I am trodding through Iain M Banks’ ‘The Algebraist’, and finding it a painful read.   It is so incredibly jargon loaded as to be nearly unreadable.  This gem nearly gave me an aneurysm
“It was two base ten orders of magnitude…”
and at first I chuckled, because obviously the ‘base ten’ part of that sentence is useless jargon, as ‘two base ten’ is merely two.  The book used an extra two words to say ‘it was two orders of magnitude…’
And then the counter argument came to me.  “What if this is being said be someone not using my systematization of numbers?  Is this sentence meant to emphasize the very alien-ness of some alien character?”  But to that counter argument came another counter-argument.  That cannot be the case because we only need to refer to different bases when writing the numbers out, not when we speak them.
If I were to say ‘Two base one orders of magnitude…’ it would be indistinguishable from my having said ‘2 base 1 order of magnitude’ which is the same as saying ‘2 orders of magnitude’ (said in base ten) or ’11 orders of magnitude’ (said in base one).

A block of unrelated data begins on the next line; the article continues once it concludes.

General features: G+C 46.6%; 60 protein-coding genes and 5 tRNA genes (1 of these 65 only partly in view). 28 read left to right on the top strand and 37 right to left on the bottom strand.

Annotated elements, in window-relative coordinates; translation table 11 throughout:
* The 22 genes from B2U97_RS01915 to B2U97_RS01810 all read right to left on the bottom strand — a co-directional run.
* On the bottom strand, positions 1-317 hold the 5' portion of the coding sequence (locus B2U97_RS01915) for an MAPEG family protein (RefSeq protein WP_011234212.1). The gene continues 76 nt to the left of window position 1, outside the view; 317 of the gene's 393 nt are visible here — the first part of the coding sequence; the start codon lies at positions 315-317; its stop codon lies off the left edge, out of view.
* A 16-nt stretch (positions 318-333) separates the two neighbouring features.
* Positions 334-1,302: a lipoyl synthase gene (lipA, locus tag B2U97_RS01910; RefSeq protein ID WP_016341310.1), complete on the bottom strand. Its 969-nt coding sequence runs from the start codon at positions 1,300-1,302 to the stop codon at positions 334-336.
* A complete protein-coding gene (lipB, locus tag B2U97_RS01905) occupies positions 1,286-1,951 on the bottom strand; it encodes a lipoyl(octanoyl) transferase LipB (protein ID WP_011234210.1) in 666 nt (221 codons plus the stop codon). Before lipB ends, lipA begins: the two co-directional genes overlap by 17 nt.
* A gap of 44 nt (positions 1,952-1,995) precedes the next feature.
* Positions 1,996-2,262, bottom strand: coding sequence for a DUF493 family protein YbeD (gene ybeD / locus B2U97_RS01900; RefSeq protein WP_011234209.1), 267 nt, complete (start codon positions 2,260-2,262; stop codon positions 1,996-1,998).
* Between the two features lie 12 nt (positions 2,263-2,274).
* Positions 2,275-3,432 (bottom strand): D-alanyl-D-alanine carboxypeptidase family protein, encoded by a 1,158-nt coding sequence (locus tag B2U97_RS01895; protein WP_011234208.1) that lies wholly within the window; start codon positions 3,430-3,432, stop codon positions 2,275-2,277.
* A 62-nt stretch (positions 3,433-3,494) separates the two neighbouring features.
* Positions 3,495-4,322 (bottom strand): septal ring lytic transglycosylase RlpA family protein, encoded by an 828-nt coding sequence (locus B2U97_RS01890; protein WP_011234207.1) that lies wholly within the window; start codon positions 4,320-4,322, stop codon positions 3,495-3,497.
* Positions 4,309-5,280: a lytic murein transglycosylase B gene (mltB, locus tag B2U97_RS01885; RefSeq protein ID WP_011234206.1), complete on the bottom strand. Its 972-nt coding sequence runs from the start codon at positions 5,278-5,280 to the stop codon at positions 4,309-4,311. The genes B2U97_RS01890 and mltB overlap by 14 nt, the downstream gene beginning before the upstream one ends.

Reaching as far as possible to give Banks some credit, we could say this is a linguistic problem, perhaps making the argument that in the speakers language two is a completely different numeral.  But if that were the case why make the reference to the base system at all (unless the one these people used was different from the one we would use) and even so why would you refer to a numeral in a different number system that happens to be homophonic to a number in our language!
Nope.  Can’t seem to justify it.

Ugh.  God Damn it Banks!
And this is why I hate jargon loaded sci-fi.

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